How to watch the 2017 Total Solar Eclipse in Middle Tennessee


Trudy Capootie quality checks the Solar Eclipse viewers at Half Hill Farm.

On Monday, August 21, 2017 at 1:29 p.m., a total solar eclipse will pass almost directly over Woodbury, TN and last a whole 1 minute and 47 seconds. The partial eclipse will begin 12 p.m. and end at 2:55 p.m. It’s a once in a lifetime event for most people, and a swath of America will share this celestial event with us.

In a time when shared experiences are increasingly rare, the solar eclipse can bring together millions of people at the same time to marvel at the universal precision and geometry of something greater than us. If the weather is good, you will likely want to look up and share in the experience yourself.

FREE Solar Eclipse Glasses: We’re giving away solar eclipse viewers that you see Trudy modeling above. They are yours free with any purchase at our store in the Arts Center of Cannon County while they last. These viewers are ISO compliant for direct observation of the Sun – and they were made right here in Tennessee!

When and Where to view the 2017 Solar Eclipse: Click the map below to see NASA’s interactive 2017 solar eclipse viewer. Once loaded, click the map to see instant calculations for that point on the map.Here are a few local events you may want to consider:

Turn your storm damaged trees into mushrooms


This lightning struck White Oak became several Shiitake mushroom logs.

It’s always fortunate when the only damage from a storm is to property. Sometimes that includes damage to favorite old trees that in a matter of hours is reduced to firewood.

If you had a White Oak, Red Oak, Hickory or Sweet Gum tree that recently fell victim to storm damage, we can help you cut it up and remove as much as we can safely. We aren’t a professional tree service, but we can work with a tree service of your choice or cut up 4 inch or greater diameter logs they leave for us. In exchange for the logs we take, we will bring you a few of the logs inoculated with edible gourmet Shiitake mushrooms.

The inoculated logs will grow 90% of their dry weight in mushrooms over the next 3-5 years and keep decades of sequestered carbon in their tissue from re-entering the atmosphere as burned fire wood. You basically get some logs removed, create a healthy super food source (like this amazing bowl of soup) for your family and help address climate change. It’s a win-win-win!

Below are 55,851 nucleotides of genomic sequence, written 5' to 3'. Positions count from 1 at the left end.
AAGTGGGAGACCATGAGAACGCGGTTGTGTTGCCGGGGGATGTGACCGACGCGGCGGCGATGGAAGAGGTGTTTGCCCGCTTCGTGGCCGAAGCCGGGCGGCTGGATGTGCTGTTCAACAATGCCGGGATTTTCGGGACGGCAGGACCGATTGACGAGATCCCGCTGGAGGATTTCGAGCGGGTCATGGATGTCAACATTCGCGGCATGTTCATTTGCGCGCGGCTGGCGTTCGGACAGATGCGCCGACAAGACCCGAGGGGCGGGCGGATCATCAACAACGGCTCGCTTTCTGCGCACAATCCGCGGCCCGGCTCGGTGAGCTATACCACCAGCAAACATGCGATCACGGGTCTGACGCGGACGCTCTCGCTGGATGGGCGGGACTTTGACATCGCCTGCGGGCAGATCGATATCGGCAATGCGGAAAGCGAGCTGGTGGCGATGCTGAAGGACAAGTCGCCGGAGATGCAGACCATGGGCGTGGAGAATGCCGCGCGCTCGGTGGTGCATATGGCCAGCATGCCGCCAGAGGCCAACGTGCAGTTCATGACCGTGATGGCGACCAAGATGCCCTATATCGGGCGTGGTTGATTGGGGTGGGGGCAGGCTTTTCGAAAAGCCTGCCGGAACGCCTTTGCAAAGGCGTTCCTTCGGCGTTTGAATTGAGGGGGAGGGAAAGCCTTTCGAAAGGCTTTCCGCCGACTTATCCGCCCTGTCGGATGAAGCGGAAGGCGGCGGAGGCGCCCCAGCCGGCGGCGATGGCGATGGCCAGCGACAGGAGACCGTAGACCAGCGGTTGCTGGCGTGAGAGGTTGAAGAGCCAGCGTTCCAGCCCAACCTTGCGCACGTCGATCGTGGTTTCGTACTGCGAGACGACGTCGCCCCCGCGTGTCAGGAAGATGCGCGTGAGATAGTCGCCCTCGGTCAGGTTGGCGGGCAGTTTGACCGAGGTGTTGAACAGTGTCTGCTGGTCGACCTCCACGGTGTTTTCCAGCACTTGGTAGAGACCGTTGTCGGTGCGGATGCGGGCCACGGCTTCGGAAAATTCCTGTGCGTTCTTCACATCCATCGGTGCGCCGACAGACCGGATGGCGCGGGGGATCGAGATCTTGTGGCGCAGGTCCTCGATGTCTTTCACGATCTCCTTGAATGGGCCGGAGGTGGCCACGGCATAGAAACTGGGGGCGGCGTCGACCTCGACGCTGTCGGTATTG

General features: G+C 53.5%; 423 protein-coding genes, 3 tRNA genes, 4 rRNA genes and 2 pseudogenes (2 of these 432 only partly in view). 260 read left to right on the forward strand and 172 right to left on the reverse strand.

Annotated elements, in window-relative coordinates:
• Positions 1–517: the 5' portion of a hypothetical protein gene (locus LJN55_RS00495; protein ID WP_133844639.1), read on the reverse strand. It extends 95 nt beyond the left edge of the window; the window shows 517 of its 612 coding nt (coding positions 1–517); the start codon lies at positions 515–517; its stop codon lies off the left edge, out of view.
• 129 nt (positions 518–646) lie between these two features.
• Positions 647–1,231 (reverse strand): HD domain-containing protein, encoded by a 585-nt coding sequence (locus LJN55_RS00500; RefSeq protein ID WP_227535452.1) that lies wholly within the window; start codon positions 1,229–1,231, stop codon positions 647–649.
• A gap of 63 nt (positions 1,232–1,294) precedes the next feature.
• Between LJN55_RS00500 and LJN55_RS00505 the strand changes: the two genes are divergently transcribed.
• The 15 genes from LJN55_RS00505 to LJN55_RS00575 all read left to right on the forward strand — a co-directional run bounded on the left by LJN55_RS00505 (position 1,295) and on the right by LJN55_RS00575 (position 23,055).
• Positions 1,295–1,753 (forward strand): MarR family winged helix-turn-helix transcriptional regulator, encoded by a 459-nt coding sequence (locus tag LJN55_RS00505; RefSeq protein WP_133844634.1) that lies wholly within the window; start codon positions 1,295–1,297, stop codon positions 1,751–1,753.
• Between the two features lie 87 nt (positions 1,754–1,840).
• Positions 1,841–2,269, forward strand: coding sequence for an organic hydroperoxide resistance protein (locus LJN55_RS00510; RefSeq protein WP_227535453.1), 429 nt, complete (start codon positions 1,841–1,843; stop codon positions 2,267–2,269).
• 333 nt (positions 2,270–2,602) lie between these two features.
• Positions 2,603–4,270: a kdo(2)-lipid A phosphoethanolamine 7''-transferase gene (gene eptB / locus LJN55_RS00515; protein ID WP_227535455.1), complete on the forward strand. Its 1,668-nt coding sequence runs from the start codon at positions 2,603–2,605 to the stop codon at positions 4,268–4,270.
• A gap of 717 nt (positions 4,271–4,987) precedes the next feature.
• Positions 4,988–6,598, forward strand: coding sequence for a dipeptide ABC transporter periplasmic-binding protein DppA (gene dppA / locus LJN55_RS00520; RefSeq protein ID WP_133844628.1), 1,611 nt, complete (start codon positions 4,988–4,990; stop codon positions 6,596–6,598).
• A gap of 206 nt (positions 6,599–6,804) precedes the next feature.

If you want to turn your storm damaged tree into mushrooms anywhere within an hour from Woodbury or Murfreesboro, TN, give us a call at 615-469-7778.

The five little winters of Tennessee

The temperature outside right now is at its predicted low of 33 degrees, I’m hoping the crops made it through the night without any frost damage. Judging from the delicate comfrey blossoms in the front yard (pictured above), I think we might have made it.

These cold snaps in Spring are called “little winters.” I think this is Blackberry Winter.

If you are outside often enough over time, you’ll notice there are usually four or five of these singularities in weather patterns that last a day or two. They were named for the most common bloom at the time, except for “Britches Winter.” That particular cold snap refers to the need to have kept your homespun linen wool long underwear (linsey-woolsey britches) handy.

There is a 6th little winter I call a phantom winter that some folks call Whippoorwill Winter. I call it “phantom” because it’s not usually as cold or damaging as the rest.

Here are the five little winters and when they occur in Tennessee:

  1. Redbud Winter: early April
  2. Dogwood Winter: late April
  3. Locust Winter: early May
  4. Blackberry Winter: mid May
  5. Britches Winter: late May